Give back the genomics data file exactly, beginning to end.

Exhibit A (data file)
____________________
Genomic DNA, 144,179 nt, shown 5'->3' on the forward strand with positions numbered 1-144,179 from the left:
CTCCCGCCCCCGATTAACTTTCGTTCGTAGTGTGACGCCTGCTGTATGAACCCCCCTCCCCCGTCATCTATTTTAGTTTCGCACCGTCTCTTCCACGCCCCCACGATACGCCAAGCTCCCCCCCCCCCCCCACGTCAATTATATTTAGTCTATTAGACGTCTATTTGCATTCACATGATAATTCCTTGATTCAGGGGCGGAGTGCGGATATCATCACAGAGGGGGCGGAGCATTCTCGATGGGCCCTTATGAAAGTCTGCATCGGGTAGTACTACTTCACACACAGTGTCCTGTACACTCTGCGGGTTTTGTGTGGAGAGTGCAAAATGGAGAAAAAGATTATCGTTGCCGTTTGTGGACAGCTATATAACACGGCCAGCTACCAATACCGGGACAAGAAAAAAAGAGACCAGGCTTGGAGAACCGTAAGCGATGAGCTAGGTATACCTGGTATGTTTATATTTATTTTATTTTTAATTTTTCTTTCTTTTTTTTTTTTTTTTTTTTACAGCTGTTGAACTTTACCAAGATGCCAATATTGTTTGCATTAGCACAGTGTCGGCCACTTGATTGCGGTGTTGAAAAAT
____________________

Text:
Genomic DNA, 144,179 nt, shown 5'->3' on the forward strand with positions numbered 1-144,179 from the left:
CTCCCGCCCCCGATTAACTTTCGTTCGTAGTGTGACGCCTGCTGTATGAACCCCCCTCCCCCGTCATCTATTTTAGTTTCGCACCGTCTCTTCCACGCCCCCACGATACGCCAAGCTCCCCCCCCCCCCCCACGTCAATTATATTTAGTCTATTAGACGTCTATTTGCATTCACATGATAATTCCTTGATTCAGGGGCGGAGTGCGGATATCATCACAGAGGGGGCGGAGCATTCTCGATGGGCCCTTATGAAAGTCTGCATCGGGTAGTACTACTTCACACACAGTGTCCTGTACACTCTGCGGGTTTTGTGTGGAGAGTGCAAAATGGAGAAAAAGATTATCGTTGCCGTTTGTGGACAGCTATATAACACGGCCAGCTACCAATACCGGGACAAGAAAAAAAGAGACCAGGCTTGGAGAACCGTAAGCGATGAGCTAGGTATACCTGGTATGTTTATATTTATTTTATTTTTAATTTTTCTTTCTTTTTTTTTTTTTTTTTTTTACAGCTGTTGAACTTTACCAAGATGCCAATATTGTTTGCATTAGCACAGTGTCGGCCACTTGATTGCGGTGTTGAAAAAT